Correlation and Explanation

In the article about regression analysis I talked about satisfaction being explained by other variables, and here I'm going into a bit more detail about what it means to say that. The phenomenon investigated in the example used in that article was a correlation between i) attitude to a training program on entry to it and ii) satisfaction with the program at the end. To understand what explanation means in regression analysis, we need to look at correlation first.

When we say that two variables are correlated, we mean that knowledge of one enables you to predict the other with known accuracy. Correlation may be measured with several different statistics, but the one used for this purpose is the Pearson product-moment correlation coefficient. It ranges from 1 to -1. The higher the coefficient, the more alike two variables are, the lower the coefficient the more unlike they are. Of course, even when they are unlike you still may be able to predict one from the other. A coefficient of 1 and a coefficient of -1 both imply perfect correlation. A coefficient of 0 implies that the value of one variable cannot be predicted from knowledge of the other.

The accuracy with which you can predict one variable from knowledge of another is measured with the square of the correlation coefficient. This square tells you the percentage by which you have improved your prediction of the second variable by knowing the first. It's assumed, of course, that if you don't know the first you have no ability to predict the second.

For an example I went back to some achievement test results collected in a project I worked on years ago. The achievement test had four scales: vocabulary, reading, math concepts, and math problem solving. Unsurprisingly, there was a statistically significant correlation between vocabulary and reading scores. The correlation coefficient was .77, and the square of the correlation coefficient is .77 X .77 = .59. So, if we're trying to predict reading scored from the vocabulary scores, we can say that we can say that knowledge of the vocabulary score made predictions of the reading score by 59% – we could predict 0% of the variance to start with and now can predict 59% (there are other measures of accuracy you could use if you need a measure which is more easily interpreted).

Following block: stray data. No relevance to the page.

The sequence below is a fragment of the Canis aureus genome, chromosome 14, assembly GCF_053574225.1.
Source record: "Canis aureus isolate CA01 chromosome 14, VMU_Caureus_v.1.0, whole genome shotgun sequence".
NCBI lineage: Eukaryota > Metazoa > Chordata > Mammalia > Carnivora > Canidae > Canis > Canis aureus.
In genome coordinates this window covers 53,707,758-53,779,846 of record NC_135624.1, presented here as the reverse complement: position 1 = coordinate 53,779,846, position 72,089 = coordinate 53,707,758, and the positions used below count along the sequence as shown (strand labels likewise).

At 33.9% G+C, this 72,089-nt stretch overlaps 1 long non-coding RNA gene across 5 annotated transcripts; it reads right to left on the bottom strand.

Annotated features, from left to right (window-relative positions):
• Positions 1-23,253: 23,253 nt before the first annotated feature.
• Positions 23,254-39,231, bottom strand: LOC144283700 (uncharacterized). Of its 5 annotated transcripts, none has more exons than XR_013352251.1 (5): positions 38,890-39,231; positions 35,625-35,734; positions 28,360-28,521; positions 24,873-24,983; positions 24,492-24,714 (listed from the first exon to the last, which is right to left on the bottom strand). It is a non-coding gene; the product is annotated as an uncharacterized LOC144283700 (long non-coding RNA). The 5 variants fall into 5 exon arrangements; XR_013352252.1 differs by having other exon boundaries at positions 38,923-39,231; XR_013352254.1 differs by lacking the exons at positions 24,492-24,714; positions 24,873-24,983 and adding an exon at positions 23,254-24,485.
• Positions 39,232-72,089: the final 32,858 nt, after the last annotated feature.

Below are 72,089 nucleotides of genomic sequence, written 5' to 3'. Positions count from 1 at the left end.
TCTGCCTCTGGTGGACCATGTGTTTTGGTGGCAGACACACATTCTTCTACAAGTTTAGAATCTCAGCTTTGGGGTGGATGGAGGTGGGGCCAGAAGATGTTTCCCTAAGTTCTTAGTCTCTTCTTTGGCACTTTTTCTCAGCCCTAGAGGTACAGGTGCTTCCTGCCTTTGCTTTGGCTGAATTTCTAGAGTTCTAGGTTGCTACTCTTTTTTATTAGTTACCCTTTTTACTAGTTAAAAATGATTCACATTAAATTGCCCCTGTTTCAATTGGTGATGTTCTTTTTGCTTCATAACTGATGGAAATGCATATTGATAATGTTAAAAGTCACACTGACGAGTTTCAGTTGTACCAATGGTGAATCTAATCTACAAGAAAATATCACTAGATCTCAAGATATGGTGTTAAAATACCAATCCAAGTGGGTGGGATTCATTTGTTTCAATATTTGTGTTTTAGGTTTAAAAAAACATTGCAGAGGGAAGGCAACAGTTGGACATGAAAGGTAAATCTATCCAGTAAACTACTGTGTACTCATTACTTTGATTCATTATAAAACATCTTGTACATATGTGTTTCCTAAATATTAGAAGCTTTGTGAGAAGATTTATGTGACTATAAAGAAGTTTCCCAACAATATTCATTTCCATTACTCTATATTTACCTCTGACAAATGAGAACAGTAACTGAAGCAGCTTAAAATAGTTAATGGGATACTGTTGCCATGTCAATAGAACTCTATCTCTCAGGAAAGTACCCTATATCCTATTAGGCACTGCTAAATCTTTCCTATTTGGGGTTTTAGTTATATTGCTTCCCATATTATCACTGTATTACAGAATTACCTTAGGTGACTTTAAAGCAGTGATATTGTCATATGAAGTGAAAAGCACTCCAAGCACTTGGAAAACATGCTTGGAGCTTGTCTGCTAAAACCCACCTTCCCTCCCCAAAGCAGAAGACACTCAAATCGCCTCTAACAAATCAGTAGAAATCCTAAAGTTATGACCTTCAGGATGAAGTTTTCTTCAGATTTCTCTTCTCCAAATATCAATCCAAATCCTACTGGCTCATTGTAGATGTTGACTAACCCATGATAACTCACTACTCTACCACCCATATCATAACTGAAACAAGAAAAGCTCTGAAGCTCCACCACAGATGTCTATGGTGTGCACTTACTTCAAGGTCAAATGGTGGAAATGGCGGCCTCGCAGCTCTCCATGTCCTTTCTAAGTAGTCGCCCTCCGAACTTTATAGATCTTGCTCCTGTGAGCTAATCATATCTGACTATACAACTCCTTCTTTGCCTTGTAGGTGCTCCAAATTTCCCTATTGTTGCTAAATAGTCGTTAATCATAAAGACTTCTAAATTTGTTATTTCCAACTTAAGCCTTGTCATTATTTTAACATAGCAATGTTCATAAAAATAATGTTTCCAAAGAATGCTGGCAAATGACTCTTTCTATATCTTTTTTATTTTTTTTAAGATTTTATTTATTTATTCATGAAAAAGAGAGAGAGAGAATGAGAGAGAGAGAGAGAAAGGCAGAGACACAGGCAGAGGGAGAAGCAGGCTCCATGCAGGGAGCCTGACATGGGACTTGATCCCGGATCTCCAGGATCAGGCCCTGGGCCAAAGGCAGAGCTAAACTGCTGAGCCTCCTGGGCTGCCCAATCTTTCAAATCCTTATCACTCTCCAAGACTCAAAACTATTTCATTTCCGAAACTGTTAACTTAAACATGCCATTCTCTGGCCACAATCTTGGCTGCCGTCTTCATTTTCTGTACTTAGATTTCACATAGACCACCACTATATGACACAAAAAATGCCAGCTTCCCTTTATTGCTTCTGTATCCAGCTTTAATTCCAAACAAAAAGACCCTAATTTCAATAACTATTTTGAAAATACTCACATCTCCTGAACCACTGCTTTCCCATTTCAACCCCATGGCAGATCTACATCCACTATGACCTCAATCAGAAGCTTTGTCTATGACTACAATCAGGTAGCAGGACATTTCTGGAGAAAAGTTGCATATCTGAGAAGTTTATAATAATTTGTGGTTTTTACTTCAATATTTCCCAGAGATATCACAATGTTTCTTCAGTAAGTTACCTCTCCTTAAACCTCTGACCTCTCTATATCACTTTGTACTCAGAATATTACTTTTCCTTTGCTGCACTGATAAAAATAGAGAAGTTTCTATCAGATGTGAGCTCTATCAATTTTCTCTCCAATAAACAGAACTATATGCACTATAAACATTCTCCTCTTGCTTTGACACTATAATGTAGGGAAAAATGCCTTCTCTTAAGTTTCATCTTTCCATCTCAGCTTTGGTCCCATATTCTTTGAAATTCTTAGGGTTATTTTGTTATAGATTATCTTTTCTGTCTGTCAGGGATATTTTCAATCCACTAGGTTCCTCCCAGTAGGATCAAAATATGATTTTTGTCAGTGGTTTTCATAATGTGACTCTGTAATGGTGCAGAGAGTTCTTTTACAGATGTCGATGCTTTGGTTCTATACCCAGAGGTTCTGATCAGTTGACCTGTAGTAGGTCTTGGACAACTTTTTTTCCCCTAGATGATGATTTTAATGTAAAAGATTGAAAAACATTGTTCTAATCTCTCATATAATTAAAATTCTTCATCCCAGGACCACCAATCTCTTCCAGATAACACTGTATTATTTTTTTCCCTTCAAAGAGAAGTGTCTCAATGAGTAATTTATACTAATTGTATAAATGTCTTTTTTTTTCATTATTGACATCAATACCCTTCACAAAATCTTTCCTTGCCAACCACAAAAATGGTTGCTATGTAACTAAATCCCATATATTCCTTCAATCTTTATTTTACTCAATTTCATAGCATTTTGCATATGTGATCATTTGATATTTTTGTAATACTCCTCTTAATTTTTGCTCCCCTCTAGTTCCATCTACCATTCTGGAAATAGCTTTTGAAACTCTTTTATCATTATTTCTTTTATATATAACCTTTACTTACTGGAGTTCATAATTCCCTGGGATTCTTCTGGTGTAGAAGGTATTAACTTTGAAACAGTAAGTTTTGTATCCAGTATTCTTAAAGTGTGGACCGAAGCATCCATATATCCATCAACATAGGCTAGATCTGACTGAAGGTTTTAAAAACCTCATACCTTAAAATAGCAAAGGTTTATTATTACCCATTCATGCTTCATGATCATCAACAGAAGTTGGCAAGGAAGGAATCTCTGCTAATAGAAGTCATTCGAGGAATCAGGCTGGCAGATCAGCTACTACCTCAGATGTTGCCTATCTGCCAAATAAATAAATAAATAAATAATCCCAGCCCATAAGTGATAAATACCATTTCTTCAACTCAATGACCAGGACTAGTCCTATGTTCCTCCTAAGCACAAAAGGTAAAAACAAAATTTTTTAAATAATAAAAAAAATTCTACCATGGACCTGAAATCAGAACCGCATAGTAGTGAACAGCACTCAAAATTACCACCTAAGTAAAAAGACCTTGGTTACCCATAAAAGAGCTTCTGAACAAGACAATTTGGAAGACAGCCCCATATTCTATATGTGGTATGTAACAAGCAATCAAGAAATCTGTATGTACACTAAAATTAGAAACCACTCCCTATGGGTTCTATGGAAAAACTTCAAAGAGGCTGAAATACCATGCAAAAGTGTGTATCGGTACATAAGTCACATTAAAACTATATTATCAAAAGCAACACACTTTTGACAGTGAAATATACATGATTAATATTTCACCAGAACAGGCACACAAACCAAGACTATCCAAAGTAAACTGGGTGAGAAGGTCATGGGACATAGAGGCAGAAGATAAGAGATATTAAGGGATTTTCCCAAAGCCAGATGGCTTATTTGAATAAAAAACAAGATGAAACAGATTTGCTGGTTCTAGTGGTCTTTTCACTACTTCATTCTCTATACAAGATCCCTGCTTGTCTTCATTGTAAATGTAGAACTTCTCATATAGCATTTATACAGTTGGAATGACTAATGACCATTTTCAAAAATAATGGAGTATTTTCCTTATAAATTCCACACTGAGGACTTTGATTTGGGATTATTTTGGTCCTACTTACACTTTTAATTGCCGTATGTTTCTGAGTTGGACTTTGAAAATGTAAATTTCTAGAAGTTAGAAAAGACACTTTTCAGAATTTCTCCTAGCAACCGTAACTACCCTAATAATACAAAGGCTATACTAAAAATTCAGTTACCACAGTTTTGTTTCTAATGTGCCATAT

In fact, the scores on all four scales were significantly correlated. I should note that educators have not ignored this type of correlation, although it does not necessarily imply any problem.

People often note that correlation does not imply causation. Well, there's not much, if anything, you can do in research that will imply causation, but the point is that a correlation does not imply that if you manipulate one variable you will control the other. For example, ice cream sales are correlated with the frequency of drowning, but if you outlawed sales of ice cream you wouldn't lower the number of drownings. Ice cream sales and drownings are correlated because they are both correlated with the air temperature – when it's hot people are more likely to eat ice cream and to go swimming. When one goes up so does the other, and voilà – there's your significant correlation.

Textbooks often classify different strengths of correlation. For example, a coefficient of .90 or above (or -.90 or below) will be said to be strong, correlations of .70 to .89 and -.70 to -.89 will be said to be moderate, and so on. However, the value of a correlation coefficient depends on its practical implications rather than on arbitrary numerical standards. For example, if the correlation is with expenses, and the expenses are large, a small significant correlation can still have important practical consequences.

Correlation and Explanation © 1999, John FitzGerald
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